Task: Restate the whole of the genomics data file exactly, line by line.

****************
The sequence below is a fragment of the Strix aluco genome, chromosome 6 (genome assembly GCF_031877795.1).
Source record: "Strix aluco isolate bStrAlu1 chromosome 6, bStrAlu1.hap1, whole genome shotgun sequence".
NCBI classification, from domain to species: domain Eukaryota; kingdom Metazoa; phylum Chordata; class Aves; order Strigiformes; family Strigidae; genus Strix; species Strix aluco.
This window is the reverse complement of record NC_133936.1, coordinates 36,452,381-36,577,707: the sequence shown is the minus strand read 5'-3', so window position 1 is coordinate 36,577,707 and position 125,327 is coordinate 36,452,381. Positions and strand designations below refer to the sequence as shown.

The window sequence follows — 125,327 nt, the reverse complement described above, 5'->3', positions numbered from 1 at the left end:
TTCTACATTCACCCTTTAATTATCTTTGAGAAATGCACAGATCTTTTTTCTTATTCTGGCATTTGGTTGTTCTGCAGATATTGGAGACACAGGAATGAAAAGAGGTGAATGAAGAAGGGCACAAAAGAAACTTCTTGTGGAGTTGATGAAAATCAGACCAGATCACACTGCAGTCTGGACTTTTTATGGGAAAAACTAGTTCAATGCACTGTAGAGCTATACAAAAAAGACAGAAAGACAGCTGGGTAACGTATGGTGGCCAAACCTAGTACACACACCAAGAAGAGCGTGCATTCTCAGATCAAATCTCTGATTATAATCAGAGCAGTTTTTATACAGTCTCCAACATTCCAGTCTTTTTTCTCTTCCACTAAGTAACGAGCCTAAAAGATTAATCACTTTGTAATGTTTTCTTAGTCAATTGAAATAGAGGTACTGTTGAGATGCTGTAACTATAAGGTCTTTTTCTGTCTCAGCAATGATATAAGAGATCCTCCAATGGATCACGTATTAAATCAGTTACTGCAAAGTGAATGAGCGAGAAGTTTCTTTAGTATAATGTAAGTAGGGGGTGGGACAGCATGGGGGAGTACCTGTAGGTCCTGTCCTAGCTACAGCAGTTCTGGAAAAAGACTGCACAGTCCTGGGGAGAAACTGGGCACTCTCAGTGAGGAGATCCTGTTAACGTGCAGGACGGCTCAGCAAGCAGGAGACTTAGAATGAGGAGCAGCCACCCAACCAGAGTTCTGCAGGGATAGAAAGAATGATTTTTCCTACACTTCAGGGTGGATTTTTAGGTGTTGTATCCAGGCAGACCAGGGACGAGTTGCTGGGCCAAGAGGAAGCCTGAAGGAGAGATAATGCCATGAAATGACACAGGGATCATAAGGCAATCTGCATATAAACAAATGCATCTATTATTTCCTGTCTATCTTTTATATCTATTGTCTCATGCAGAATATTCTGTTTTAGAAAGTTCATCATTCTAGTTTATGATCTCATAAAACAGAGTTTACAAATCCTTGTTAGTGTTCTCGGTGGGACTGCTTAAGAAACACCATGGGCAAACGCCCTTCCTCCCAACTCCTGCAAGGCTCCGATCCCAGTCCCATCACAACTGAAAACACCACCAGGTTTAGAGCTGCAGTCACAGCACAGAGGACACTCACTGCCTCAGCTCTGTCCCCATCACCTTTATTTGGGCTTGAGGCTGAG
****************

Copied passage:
The sequence below is a fragment of the Strix aluco genome, chromosome 6 (genome assembly GCF_031877795.1).
Source record: "Strix aluco isolate bStrAlu1 chromosome 6, bStrAlu1.hap1, whole genome shotgun sequence".
NCBI classification, from domain to species: domain Eukaryota; kingdom Metazoa; phylum Chordata; class Aves; order Strigiformes; family Strigidae; genus Strix; species Strix aluco.
This window is the reverse complement of record NC_133936.1, coordinates 36,452,381-36,577,707: the sequence shown is the minus strand read 5'-3', so window position 1 is coordinate 36,577,707 and position 125,327 is coordinate 36,452,381. Positions and strand designations below refer to the sequence as shown.

The window sequence follows — 125,327 nt, the reverse complement described above, 5'->3', positions numbered from 1 at the left end:
TTCTACATTCACCCTTTAATTATCTTTGAGAAATGCACAGATCTTTTTTCTTATTCTGGCATTTGGTTGTTCTGCAGATATTGGAGACACAGGAATGAAAAGAGGTGAATGAAGAAGGGCACAAAAGAAACTTCTTGTGGAGTTGATGAAAATCAGACCAGATCACACTGCAGTCTGGACTTTTTATGGGAAAAACTAGTTCAATGCACTGTAGAGCTATACAAAAAAGACAGAAAGACAGCTGGGTAACGTATGGTGGCCAAACCTAGTACACACACCAAGAAGAGCGTGCATTCTCAGATCAAATCTCTGATTATAATCAGAGCAGTTTTTATACAGTCTCCAACATTCCAGTCTTTTTTCTCTTCCACTAAGTAACGAGCCTAAAAGATTAATCACTTTGTAATGTTTTCTTAGTCAATTGAAATAGAGGTACTGTTGAGATGCTGTAACTATAAGGTCTTTTTCTGTCTCAGCAATGATATAAGAGATCCTCCAATGGATCACGTATTAAATCAGTTACTGCAAAGTGAATGAGCGAGAAGTTTCTTTAGTATAATGTAAGTAGGGGGTGGGACAGCATGGGGGAGTACCTGTAGGTCCTGTCCTAGCTACAGCAGTTCTGGAAAAAGACTGCACAGTCCTGGGGAGAAACTGGGCACTCTCAGTGAGGAGATCCTGTTAACGTGCAGGACGGCTCAGCAAGCAGGAGACTTAGAATGAGGAGCAGCCACCCAACCAGAGTTCTGCAGGGATAGAAAGAATGATTTTTCCTACACTTCAGGGTGGATTTTTAGGTGTTGTATCCAGGCAGACCAGGGACGAGTTGCTGGGCCAAGAGGAAGCCTGAAGGAGAGATAATGCCATGAAATGACACAGGGATCATAAGGCAATCTGCATATAAACAAATGCATCTATTATTTCCTGTCTATCTTTTATATCTATTGTCTCATGCAGAATATTCTGTTTTAGAAAGTTCATCATTCTAGTTTATGATCTCATAAAACAGAGTTTACAAATCCTTGTTAGTGTTCTCGGTGGGACTGCTTAAGAAACACCATGGGCAAACGCCCTTCCTCCCAACTCCTGCAAGGCTCCGATCCCAGTCCCATCACAACTGAAAACACCACCAGGTTTAGAGCTGCAGTCACAGCACAGAGGACACTCACTGCCTCAGCTCTGTCCCCATCACCTTTATTTGGGCTTGAGGCTGAG